Published on Monday, November 27, 2000 in the Palm Beach Post
Irregularities in Seminole Could Cost GOP Dearly
by John Pacenti, Palm Beach Post Staff Writer
A challenge to throw out all absentee ballots in Seminole County took a back seat for weeks as the forces of Al Gore and George W. Bush fought it out over recounts and revotes in more populous South Florida.
Yet, the lawsuit filed in the Republican suburban enclave north of Orlando ticks like a time bomb in the unprecedented post-election-day scramble for Florida's 25 electoral votes and, ultimately, the presidency.
On Wednesday a circuit judge in Sanford will hear arguments on whether to throw out 17,000 absentee ballots, putting thousands of Bush votes in jeopardy.
"The hand-counting could pale compared to this," said Nat Stern, a professor of law at Florida State University.
Bush gained more than 10,000 absentee ballots in Seminole. Gore got about 5,000. If all the absentee votes are tossed out, Gore could win Florida and the presidency. An illegal favor? Longwood resident Harry Jacobs' suit pivots on a favor that Seminole elections chief Sandra Goard did for the Republicans. Goard allowed two GOP operatives to add voter identification numbers to more than 4,000 flawed absentee ballot applications that had been rejected before the election. The workers were then allowed to resubmit the corrected applications.
Jacobs says that violated a strict 1998 Florida law -- enacted after rampant absentee ballot fraud surfaced in Miami -- that says only the voter, an immediate family member or legal guardian may fill out an application for an absentee ballot.
Two years ago, the state election office ruled that it was OK for political parties to mail and collect the absentee applications, but the voters or their close relatives or guardians must provide clear identifying information, including their voter registration numbers.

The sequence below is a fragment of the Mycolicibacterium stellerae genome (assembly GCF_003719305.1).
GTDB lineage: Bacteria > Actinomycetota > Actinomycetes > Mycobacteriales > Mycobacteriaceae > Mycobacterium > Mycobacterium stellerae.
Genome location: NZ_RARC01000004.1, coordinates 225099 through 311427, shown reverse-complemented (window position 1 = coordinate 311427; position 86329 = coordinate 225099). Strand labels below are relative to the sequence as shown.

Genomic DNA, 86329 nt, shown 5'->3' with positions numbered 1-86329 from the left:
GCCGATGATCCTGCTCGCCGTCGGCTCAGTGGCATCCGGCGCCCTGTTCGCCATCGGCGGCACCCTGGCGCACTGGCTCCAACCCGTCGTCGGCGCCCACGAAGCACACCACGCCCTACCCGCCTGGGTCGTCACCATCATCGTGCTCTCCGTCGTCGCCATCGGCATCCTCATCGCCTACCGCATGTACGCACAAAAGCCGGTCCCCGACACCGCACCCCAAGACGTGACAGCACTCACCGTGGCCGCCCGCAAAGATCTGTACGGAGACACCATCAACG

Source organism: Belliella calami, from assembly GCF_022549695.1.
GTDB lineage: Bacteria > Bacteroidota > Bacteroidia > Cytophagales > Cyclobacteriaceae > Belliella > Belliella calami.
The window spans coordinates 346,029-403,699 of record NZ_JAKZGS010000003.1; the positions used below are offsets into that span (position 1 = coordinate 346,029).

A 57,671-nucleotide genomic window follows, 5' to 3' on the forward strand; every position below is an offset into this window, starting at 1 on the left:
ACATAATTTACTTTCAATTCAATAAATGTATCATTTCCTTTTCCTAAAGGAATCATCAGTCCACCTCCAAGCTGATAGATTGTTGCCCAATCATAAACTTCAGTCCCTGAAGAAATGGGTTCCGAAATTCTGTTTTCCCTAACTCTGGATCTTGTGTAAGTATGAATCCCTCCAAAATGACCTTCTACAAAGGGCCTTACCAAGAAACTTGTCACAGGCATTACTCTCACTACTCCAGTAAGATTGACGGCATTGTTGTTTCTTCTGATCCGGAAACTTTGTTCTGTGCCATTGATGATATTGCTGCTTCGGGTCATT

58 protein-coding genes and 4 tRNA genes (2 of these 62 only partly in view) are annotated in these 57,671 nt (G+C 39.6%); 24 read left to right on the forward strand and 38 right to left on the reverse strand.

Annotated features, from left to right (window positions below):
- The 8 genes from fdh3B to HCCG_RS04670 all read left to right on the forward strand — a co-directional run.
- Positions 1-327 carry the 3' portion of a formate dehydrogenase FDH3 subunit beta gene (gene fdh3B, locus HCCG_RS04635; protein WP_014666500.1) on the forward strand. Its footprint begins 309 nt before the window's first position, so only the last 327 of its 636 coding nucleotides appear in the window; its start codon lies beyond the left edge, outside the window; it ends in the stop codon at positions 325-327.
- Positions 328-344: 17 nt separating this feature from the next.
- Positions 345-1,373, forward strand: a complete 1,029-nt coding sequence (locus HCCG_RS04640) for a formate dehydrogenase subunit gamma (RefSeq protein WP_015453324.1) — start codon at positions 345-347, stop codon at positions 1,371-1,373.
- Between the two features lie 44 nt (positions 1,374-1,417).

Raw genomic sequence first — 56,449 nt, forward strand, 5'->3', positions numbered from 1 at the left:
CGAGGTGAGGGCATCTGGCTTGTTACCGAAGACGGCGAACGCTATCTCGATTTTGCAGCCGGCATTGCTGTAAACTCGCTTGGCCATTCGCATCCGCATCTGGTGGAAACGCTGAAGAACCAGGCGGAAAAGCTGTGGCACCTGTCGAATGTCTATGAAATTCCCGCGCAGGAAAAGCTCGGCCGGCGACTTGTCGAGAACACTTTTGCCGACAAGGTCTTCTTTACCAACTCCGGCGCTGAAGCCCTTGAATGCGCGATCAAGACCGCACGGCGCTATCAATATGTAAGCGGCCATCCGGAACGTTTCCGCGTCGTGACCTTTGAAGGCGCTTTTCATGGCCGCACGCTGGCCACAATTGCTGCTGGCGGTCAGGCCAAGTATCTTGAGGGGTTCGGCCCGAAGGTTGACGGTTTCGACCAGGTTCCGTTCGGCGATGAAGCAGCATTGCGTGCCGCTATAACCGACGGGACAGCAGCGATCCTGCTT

But because of what went on in the Seminole elections office, Jacobs argues that the absentee process was so tainted that all of the ballots must be disregarded.
Goard initially described Jacobs' accusations as "absurd," but under questioning last week by his lawyer, she admitted to allowing Republican worker Michael Leach and another GOP activist into her office for about 10 days prior to the election.
For judge, a tricky situation
The Republicans came in after Goard received a call from the GOP in Tallahassee saying a mistake had been made on tens of thousands of pre-printed absentee ballots sent out to party faithful.
Democrats also sent voters pre-printed applications, but the Republican mailings had voters' birth dates on the form instead of the required voter registration numbers.
Circuit Judge Debra Nelson has already rejected Republican efforts to dismiss the suit. But a new wrinkle emerged over the weekend when it was learned the judge had the same absentee ballot problem in her own September primary.
Her campaign manager, Robert Lewis, a Republican and deputy chief clerk for the Seminole County court system, said that Nelson's campaign also forgot to put ID numbers on absentee ballot applications. About 5,000 forms were amended by Nelson's campaign.